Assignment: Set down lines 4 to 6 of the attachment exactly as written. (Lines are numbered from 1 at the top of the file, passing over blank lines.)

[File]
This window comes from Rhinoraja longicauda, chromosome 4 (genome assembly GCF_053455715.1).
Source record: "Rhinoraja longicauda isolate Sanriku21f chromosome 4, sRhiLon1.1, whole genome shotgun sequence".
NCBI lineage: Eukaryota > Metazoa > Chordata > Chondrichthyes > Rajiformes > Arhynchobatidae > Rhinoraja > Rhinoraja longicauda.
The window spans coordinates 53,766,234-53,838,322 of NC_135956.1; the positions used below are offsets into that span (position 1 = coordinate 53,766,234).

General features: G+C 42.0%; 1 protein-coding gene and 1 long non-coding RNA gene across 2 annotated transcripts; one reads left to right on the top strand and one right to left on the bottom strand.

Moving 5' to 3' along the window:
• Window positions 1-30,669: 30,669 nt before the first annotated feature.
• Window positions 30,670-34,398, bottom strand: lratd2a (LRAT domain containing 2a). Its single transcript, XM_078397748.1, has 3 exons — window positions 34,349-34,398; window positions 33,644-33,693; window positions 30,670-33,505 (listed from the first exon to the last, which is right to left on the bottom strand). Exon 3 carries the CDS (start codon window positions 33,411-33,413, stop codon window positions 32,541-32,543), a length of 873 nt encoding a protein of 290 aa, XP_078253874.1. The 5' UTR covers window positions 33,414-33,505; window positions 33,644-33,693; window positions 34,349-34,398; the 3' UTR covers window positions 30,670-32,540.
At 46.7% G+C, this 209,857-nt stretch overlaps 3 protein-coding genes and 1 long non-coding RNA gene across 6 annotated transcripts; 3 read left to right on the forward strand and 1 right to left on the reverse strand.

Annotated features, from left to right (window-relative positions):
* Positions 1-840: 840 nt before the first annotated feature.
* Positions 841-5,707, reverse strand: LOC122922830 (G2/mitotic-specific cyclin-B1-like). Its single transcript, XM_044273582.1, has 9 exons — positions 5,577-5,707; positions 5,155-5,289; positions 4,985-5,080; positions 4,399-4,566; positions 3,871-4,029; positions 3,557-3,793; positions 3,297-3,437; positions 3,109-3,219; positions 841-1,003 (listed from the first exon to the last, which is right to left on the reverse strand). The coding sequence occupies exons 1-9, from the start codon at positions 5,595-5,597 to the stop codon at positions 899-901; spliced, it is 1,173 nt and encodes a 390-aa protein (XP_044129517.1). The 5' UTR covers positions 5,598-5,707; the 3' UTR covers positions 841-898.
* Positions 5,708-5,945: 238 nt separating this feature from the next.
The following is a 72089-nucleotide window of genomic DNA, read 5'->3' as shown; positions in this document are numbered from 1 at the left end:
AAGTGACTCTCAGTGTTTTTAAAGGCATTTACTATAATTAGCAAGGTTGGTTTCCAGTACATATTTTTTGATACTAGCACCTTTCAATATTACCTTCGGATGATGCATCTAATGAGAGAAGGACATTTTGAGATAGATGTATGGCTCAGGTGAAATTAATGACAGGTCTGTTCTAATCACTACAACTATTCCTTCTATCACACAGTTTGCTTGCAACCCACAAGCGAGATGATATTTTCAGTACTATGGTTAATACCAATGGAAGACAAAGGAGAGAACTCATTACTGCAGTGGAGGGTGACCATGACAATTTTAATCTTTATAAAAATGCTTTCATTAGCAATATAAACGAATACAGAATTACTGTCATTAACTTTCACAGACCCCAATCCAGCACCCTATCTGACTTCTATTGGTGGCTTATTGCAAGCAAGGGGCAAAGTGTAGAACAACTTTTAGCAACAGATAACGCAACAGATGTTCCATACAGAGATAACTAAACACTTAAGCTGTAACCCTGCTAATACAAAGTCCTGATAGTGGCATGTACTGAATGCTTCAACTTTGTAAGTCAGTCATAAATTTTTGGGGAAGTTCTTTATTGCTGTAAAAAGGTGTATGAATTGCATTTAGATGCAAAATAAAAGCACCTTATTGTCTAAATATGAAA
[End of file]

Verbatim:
The window spans coordinates 53,766,234-53,838,322 of NC_135956.1; the positions used below are offsets into that span (position 1 = coordinate 53,766,234).

General features: G+C 42.0%; 1 protein-coding gene and 1 long non-coding RNA gene across 2 annotated transcripts; one reads left to right on the top strand and one right to left on the bottom strand.

Moving 5' to 3' along the window: